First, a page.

Your business structure can affect asset risk, taxes, operations, legal protections and benefits. That’s why choosing the right business structure, even for small businesses, is crucial.

Small Business Structures

What are your options? The following are common small business structures.

  • Sole proprietorship: A sole proprietorship is the easiest type of business structure to establish. This structure gives you complete control of your business.

    Conducting an unregistered business establishes your enterprise as a sole proprietorship. But, depending on your business and location, you may need to register a “Doing Business As” (DBA) and/or obtain certain business licenses.

    One drawback to a sole proprietorship is the lack of protection. You are responsible for all liabilities. If you decide on a sole proprietorship structure, a General Liability or Business Owner’s Policy (BOP) can be invaluable in covering you and your business against liability claims and lawsuits. Examples of lawsuits that businesses face include copyright infringement, injury and faulty products that caused property damage.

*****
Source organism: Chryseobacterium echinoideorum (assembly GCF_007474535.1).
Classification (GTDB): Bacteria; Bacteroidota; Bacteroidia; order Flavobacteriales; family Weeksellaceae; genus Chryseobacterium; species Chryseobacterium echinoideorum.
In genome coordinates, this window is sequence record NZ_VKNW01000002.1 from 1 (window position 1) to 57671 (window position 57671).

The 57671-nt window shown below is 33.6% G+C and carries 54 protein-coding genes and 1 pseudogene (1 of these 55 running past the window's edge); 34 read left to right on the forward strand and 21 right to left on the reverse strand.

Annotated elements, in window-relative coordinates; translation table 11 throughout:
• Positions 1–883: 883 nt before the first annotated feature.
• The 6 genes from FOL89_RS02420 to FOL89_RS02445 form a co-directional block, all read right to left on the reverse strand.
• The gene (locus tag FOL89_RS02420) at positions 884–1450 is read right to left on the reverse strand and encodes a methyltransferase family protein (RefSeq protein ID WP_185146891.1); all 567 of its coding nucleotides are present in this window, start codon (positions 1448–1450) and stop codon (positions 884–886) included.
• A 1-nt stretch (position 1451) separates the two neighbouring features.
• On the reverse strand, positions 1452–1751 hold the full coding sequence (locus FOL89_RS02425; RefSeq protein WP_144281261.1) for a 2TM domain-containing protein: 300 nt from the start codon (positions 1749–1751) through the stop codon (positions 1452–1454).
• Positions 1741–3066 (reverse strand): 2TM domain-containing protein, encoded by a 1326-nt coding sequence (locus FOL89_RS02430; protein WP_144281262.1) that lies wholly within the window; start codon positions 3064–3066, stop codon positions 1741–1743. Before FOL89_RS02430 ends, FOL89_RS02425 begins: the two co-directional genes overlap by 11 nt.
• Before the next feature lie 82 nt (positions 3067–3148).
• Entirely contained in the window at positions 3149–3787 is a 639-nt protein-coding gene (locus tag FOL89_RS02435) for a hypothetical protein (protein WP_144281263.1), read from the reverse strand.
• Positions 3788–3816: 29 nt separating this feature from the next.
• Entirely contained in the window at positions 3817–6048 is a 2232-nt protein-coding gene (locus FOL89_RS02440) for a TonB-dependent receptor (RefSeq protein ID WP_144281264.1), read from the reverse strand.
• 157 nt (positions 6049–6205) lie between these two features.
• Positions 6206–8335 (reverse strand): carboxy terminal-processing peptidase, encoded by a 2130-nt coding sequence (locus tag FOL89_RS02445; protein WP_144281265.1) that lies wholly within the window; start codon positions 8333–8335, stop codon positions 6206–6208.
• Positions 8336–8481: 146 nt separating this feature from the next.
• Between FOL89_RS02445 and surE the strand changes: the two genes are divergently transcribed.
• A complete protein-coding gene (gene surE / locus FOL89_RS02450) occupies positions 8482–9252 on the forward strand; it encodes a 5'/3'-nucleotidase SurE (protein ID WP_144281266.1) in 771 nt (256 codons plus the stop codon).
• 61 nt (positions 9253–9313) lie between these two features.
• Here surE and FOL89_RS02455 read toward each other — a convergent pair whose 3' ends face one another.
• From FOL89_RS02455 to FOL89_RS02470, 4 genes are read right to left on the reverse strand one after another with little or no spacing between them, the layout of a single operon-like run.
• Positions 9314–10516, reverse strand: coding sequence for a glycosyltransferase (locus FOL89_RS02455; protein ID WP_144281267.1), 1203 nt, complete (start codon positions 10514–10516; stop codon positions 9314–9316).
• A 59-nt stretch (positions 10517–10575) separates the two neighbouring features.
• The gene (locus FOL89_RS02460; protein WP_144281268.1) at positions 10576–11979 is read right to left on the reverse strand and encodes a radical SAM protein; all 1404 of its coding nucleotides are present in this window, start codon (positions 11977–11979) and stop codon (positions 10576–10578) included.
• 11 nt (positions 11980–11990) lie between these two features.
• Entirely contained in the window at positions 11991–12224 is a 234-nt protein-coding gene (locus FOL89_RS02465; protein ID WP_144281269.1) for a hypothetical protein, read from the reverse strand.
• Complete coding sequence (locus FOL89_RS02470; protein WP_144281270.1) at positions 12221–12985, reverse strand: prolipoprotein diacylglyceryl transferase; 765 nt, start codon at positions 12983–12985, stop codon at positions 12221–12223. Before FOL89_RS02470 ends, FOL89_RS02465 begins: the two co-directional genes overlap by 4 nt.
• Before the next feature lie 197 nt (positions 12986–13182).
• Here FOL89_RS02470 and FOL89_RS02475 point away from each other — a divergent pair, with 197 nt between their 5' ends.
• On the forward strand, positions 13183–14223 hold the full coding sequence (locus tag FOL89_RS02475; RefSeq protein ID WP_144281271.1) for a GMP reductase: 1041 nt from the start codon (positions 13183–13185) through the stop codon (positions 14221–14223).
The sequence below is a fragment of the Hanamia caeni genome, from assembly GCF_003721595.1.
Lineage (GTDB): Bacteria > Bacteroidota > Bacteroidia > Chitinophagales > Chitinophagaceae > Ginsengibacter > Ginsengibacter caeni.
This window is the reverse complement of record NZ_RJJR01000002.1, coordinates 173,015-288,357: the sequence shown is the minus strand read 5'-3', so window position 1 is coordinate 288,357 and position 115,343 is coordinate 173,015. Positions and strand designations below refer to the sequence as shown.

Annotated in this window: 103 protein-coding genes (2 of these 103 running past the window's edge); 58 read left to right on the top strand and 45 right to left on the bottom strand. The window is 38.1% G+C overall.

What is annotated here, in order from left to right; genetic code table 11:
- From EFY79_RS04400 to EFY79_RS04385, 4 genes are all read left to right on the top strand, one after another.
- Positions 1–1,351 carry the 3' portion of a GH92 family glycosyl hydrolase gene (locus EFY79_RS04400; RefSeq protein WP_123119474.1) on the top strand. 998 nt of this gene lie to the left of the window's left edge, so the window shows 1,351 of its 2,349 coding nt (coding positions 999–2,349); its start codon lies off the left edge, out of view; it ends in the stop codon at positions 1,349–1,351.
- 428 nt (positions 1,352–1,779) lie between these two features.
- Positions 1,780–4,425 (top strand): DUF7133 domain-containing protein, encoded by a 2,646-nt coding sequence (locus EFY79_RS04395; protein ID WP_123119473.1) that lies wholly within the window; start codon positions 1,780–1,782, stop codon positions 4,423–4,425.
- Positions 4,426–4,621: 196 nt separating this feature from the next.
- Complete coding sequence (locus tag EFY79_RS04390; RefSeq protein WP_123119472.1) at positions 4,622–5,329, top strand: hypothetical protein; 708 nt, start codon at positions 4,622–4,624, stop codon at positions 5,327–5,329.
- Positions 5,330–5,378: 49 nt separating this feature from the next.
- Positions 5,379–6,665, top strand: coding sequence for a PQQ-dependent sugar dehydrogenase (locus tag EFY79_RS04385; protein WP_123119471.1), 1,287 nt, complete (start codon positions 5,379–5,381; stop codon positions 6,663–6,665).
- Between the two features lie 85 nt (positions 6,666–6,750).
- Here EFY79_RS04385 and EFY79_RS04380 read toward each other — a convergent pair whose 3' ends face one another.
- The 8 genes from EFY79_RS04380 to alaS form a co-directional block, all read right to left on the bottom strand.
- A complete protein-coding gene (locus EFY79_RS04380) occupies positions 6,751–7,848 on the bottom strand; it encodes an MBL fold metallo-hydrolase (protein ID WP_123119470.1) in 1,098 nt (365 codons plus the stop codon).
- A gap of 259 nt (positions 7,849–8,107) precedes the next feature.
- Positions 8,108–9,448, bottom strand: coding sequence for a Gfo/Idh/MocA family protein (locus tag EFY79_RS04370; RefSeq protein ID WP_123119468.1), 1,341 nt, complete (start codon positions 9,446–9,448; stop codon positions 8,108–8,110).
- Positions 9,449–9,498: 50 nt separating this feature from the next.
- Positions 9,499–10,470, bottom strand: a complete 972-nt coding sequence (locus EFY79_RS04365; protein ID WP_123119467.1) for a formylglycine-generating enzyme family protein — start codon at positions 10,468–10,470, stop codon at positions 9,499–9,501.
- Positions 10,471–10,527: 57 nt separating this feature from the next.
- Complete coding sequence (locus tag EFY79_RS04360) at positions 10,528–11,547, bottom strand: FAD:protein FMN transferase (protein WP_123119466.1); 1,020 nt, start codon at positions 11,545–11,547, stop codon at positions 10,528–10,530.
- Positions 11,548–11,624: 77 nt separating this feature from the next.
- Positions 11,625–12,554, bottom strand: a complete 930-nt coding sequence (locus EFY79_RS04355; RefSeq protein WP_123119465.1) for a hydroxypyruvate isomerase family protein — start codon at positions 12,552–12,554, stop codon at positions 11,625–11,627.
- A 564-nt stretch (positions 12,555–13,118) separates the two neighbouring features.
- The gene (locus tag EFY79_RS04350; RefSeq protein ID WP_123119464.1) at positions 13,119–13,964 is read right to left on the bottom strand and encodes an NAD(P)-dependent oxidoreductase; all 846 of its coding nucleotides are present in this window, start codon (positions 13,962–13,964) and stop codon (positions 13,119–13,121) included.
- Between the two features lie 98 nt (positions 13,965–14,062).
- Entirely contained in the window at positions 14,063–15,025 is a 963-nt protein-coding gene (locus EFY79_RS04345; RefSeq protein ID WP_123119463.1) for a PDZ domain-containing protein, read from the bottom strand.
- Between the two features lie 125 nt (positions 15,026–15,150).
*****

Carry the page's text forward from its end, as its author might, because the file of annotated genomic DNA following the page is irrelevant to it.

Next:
• Limited Liability Company: A limited liability company (LLC) is designed to protect you from personal liability. In most instances, your personal assets — such as your vehicle, house, and savings accounts — won’t be at risk in case your LLC faces bankruptcy or lawsuits.

    Members of an LLC are considered self-employed. Seek professional tax guidance on self-employment tax contributions towards Medicare and Social Security. Again, General Liability and a BOP are good coverages to consider in this type of business structure.

  • Partnership: A partnership consists of two or more people who start a business together. There are general partnerships, limited partnerships, and limited liability partnerships. Typically, each person contributes money, property, labor or skill, and shares in the profits and losses of the business. A formal partnership agreement can help spell out responsibilities and expectations.

    In a partnership, personal assets are not protected from liability and potential lawsuits. The general liability insurance that is part of a BOP can help protect the assets of the partners.